An older runner looks for a way to maintain back and core strength.
A reader writes in with a query: I’m a 60+ runner and am looking for some good lower back/hip stretches. I have been running for over 40 years and it seems my lower back and hips are slowing me down. Any advice you have is appreciated.
A strong back and running are mutually dependent: not only will back strength keep your running program on track, but exercise is also the foundation of back pain treatment. Still, the lower back often plagues runners. So before we go too far into solutions, it’s important to know how the back and hip muscles work, and what they’re meant to do.
The spine is basically a column of blocks (vertebra) supported by the muscle and fascia that forms the body trunk. Imagine the trunk of the body as a tube or cylinder, with the base of the cylinder at the pelvis and the top at the rib cage. The cylinder is supported in compression by the lumbar spine, but the spine alone cannot keep an upright posture, so the muscles and fascia layers between the pelvis and rib cage must work in concert to help.
The supporting tissues function much like the guy wires on a tall TV tower, holding the spine in place by keeping it in proper alignment and stable. In addition, the muscles supporting the pelvis and rib cage must also function well to keep the spine in line.
The vast majority of the torso’s bending and twisting motion occurs beneath the ribs and above the pelvis, between the last thoracic vertebra and the last lumbar vertebra.
As long as the discs between the vertebra bones and the other vertebral articulations are functioning well, the spine movement through this critical lumbar segment usually remains intact. But like the rest of the joints in the body, these articulations in the spine are subject to wear and tear. The best way to limit damage is to maintain stability with strong muscle support.
The other critical segment in lower-back health is the pelvis. The sacroiliac – or SI – joints move through about five degrees of rotational motion with every step in a normal running gait. If the SI joints are not moving well, that extra motion is transferred to the opposite SI joint or to the lumbar spine, adding wear and tear to those areas.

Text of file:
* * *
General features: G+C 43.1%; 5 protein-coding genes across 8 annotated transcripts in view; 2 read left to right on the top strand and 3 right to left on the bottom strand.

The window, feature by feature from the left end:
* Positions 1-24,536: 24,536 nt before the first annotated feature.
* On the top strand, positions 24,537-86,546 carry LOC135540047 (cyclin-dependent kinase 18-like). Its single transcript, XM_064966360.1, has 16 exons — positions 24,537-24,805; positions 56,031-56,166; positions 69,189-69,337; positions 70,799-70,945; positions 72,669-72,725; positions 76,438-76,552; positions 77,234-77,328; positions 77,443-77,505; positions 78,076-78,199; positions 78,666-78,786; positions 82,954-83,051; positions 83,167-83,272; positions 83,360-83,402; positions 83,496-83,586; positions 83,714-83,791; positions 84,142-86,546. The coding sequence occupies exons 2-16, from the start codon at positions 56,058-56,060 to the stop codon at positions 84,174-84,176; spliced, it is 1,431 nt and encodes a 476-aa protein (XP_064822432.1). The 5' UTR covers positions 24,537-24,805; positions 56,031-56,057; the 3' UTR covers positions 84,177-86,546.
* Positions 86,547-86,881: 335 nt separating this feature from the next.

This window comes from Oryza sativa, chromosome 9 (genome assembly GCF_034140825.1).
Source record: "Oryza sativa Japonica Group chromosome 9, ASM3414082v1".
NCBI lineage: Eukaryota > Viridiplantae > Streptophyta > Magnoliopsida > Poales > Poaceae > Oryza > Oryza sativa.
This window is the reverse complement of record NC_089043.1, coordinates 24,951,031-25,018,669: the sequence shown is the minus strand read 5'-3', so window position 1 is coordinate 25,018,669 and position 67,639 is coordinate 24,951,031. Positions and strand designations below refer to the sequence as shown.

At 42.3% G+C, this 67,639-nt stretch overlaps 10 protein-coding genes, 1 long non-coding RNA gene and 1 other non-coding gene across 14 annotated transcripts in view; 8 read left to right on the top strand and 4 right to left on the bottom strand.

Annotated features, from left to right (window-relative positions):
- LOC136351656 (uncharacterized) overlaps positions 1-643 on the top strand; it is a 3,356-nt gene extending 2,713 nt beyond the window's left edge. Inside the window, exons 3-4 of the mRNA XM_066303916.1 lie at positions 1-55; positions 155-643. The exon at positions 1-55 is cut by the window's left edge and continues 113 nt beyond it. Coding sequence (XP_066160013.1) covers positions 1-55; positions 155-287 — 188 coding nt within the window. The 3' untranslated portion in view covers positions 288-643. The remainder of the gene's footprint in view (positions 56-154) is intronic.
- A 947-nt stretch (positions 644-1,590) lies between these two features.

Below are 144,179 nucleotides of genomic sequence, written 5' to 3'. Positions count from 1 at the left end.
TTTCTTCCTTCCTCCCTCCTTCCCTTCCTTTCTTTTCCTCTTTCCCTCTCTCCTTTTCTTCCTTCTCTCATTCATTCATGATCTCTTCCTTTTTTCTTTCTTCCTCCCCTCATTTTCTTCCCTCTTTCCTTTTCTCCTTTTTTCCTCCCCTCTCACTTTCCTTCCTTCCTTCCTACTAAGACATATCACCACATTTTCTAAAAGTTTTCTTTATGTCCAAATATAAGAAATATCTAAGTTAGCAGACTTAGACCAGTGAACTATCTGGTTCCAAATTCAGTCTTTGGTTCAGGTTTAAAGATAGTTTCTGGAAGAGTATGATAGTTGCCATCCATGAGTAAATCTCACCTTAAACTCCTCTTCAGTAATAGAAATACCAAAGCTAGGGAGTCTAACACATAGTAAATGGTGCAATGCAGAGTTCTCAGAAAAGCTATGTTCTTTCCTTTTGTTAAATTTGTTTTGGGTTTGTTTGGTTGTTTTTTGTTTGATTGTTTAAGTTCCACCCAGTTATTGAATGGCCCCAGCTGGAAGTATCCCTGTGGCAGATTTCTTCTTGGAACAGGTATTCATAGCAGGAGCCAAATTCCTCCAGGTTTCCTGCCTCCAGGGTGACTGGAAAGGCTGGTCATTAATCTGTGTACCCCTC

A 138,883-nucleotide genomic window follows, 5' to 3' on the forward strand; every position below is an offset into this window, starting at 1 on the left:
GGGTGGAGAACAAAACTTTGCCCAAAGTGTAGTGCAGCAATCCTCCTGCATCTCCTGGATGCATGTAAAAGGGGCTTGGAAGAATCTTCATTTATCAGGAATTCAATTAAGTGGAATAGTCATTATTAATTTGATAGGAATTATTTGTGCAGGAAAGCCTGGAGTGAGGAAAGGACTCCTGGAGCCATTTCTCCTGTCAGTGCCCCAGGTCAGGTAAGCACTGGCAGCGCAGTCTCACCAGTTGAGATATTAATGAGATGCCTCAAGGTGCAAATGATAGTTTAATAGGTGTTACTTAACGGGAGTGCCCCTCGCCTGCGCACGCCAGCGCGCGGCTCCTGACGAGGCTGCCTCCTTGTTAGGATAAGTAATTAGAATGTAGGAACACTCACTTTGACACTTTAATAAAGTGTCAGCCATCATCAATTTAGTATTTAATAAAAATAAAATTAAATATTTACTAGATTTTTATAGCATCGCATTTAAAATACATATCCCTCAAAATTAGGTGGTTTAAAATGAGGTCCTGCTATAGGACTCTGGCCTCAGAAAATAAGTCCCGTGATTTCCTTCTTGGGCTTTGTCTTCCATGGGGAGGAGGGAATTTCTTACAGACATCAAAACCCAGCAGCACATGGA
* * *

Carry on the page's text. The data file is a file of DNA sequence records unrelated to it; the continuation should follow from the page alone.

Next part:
So on to solutions: first, people do slow with age, so as a 60+ runner, you will not be able to maintain the same pace as in your younger years. Second, stretching the back is not the answer, as stretching does nothing to support or control the trunk.
The key is to maintain strong neuromuscular control to allow the lumbar spine, pelvis, rib cage and related muscle-fascia units to work in harmony. Neuromuscular control for back health addresses the entire kinetic chain to keep the trunk and pelvis muscles strong to control the pelvis bones and the trunk fascial tissues.
Stuart McGill has a low back stability program that outlines four simple exercises to protect the back: the cat and camel, the birddog, the curl up, and the side bridge. The cat and camel gets the lower back moving. The others work the muscles that support and control the trunk fascia.
The other key component is the core strength that controls the pelvis throughout the motions associated with running. As the saying goes, “you can’t fire a cannon from a canoe”. The glutes and other butt muscles are targeted for this part of your back health program. Properly done, squats and lunges are a mainstay, but there are additional muscle groups you can target.
Yoga utilises many of these strength and stretch poses. And there are also programs through health clubs that emphasise core strength and control. A physical therapist or personal trainer should be able to launch you on a program to protect your back allowing you to run and age gracefully.